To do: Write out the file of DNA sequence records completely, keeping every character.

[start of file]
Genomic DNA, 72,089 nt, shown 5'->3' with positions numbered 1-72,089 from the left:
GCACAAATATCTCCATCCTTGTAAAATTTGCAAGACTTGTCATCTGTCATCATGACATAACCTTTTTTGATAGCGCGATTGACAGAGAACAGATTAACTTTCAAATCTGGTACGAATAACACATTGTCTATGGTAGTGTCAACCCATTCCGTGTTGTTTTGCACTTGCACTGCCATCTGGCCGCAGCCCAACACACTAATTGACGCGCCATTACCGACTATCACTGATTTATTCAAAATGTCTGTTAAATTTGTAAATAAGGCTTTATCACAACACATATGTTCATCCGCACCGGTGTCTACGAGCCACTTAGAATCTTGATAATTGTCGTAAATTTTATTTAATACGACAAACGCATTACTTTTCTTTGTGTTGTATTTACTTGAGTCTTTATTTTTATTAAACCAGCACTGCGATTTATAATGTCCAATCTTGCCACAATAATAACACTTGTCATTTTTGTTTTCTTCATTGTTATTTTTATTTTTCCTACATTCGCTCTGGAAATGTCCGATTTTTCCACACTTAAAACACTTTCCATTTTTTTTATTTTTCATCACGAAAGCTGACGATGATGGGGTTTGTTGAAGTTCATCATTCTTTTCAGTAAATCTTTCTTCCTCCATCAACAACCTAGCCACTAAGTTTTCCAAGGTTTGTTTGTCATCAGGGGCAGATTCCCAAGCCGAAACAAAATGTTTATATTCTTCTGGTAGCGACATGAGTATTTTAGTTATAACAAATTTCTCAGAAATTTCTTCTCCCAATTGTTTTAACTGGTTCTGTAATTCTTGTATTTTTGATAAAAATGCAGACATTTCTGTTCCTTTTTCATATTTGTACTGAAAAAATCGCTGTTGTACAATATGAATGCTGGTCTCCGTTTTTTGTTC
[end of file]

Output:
Genomic DNA, 72,089 nt, shown 5'->3' with positions numbered 1-72,089 from the left:
GCACAAATATCTCCATCCTTGTAAAATTTGCAAGACTTGTCATCTGTCATCATGACATAACCTTTTTTGATAGCGCGATTGACAGAGAACAGATTAACTTTCAAATCTGGTACGAATAACACATTGTCTATGGTAGTGTCAACCCATTCCGTGTTGTTTTGCACTTGCACTGCCATCTGGCCGCAGCCCAACACACTAATTGACGCGCCATTACCGACTATCACTGATTTATTCAAAATGTCTGTTAAATTTGTAAATAAGGCTTTATCACAACACATATGTTCATCCGCACCGGTGTCTACGAGCCACTTAGAATCTTGATAATTGTCGTAAATTTTATTTAATACGACAAACGCATTACTTTTCTTTGTGTTGTATTTACTTGAGTCTTTATTTTTATTAAACCAGCACTGCGATTTATAATGTCCAATCTTGCCACAATAATAACACTTGTCATTTTTGTTTTCTTCATTGTTATTTTTATTTTTCCTACATTCGCTCTGGAAATGTCCGATTTTTCCACACTTAAAACACTTTCCATTTTTTTTATTTTTCATCACGAAAGCTGACGATGATGGGGTTTGTTGAAGTTCATCATTCTTTTCAGTAAATCTTTCTTCCTCCATCAACAACCTAGCCACTAAGTTTTCCAAGGTTTGTTTGTCATCAGGGGCAGATTCCCAAGCCGAAACAAAATGTTTATATTCTTCTGGTAGCGACATGAGTATTTTAGTTATAACAAATTTCTCAGAAATTTCTTCTCCCAATTGTTTTAACTGGTTCTGTAATTCTTGTATTTTTGATAAAAATGCAGACATTTCTGTTCCTTTTTCATATTTGTACTGAAAAAATCGCTGTTGTACAATATGAATGCTGGTCTCCGTTTTTTGTTC